Here is the beginning of an idea. A childish face looks up, wistfully. Above, there are green layers of leaves and dark branches. A bird spreads one wing out, emerging from a nest and shade of leaves.
an infant looked up and saw
...the small bird
One poet who remembered
bird in the air
bird to child
bird and child like one
face, turned upward
to the skies.
One poet said once of such joys
"How the spirit rose, as a dove.
I called 'my child' while waters
and air splashed all around."
Once, I believe
we were all that young
where the open skies,
a laughing face,
a bird, a child, or
just someone else
was as easy
as sun behind leaves--
a rim of light
as tipped rose
haloes on our fingertips.
Originally this was a pentacle scene, but the emerging bird and leaves seemed related to Spring and air signs.
When I sometimes
wonder and worry,
I try to remember this.
I see the face of the child
old and faded.
I try to forget myself, feel instead
bird to the air,
eyes to bird
bird and eyes fly
and my mouth opened--
tasted light drops
I believe it is easy to become discouraged early in our hopes or projects. The first setback can lead to quite a dejected attitude. Our youthful delight is
rained on by negativity. A joyful laugh can easily become a sardonic, disdainful irony.
Sometimes the first impulse to retreat is wise-we need to regroup. A little time to recollect and reflect isn't a bad thing. However, when I find myself lingering in disappointment, I also take stock of the situation---can I salvage any of the experiments? Should set this aside--or is it wiser to correct the problem now? Is it time to give up the goal and reassess my hopes?
This collage came from two paintings. One was watercolor paint and pens of the bird and leaves. The other was a pastel painting of a small face reflected dimly in a burnished bowl. Long, green leaves provided the shade. I scanned, cropped and merged the completed collage into PhotoShop 4.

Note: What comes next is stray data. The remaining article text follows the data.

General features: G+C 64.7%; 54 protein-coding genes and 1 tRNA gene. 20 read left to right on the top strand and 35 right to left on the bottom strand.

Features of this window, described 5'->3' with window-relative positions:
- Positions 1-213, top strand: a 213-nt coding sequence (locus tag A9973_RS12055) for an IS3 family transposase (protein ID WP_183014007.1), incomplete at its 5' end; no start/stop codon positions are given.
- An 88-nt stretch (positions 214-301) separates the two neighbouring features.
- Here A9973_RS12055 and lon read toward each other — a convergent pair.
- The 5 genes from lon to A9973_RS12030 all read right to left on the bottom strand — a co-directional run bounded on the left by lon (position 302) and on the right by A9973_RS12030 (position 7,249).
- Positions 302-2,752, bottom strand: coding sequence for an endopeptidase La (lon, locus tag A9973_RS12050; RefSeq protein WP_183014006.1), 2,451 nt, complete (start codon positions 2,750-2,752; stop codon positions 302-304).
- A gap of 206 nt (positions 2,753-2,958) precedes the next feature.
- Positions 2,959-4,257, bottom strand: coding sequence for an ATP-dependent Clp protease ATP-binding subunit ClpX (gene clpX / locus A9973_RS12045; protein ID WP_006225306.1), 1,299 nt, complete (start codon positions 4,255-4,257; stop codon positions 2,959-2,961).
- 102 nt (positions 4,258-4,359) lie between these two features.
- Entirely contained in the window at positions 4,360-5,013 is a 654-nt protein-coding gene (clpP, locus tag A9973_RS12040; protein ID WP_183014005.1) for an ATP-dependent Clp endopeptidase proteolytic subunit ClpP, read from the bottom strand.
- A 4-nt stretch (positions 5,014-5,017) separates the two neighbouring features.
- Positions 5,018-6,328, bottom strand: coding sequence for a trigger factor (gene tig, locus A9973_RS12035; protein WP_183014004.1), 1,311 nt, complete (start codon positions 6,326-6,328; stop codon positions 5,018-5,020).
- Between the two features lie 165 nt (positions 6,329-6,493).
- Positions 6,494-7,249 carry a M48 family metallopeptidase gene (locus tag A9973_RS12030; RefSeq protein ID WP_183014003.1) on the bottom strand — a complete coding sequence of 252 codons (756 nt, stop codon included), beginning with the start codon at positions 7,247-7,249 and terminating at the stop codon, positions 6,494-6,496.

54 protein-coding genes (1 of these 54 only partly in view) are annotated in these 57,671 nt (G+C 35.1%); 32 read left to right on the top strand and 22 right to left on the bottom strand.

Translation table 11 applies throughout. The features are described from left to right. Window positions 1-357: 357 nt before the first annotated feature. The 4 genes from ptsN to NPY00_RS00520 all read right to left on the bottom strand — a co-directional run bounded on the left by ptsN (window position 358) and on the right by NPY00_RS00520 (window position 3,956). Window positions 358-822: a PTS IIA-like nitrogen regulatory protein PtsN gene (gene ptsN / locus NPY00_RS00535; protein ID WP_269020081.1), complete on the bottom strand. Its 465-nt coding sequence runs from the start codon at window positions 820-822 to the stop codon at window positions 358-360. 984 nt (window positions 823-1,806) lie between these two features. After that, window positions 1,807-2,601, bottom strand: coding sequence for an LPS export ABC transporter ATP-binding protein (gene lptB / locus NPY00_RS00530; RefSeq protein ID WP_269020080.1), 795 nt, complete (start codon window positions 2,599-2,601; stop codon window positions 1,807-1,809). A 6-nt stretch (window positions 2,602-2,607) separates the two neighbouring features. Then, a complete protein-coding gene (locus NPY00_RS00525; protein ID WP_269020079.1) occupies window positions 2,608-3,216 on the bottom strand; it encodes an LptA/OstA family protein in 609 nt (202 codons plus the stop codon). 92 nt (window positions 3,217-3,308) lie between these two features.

In the case of the collage above, the two paintings by themselves were disappointing experiments. But together, they make a more interesting collage card to me. Hopefully these salvaged experiments might become a symbol to you. I wish for you to recapture some of the youthful excitement and inspiration that the Page of Swords represented to me.
Mari Hoshizaki is a student of Western Humanities and Studio
Art in evening hours. She finds Western Tarot studies fascinating
and is trying to combine her other studies with the tarot archetypes.
Her preferred creative writing sources include poetry from Italian
literature and translated Japanese language resources. Her preferred
art uses watercolor and watercolor pen sketches from her original
photographs, and collage scraps from art magazines. Her dream
is to travel to the original sources of her studies in Western
Europe in a time of peace and prosperity.
Go back to the project index, read the traditional card meaning, or get a free automated reading.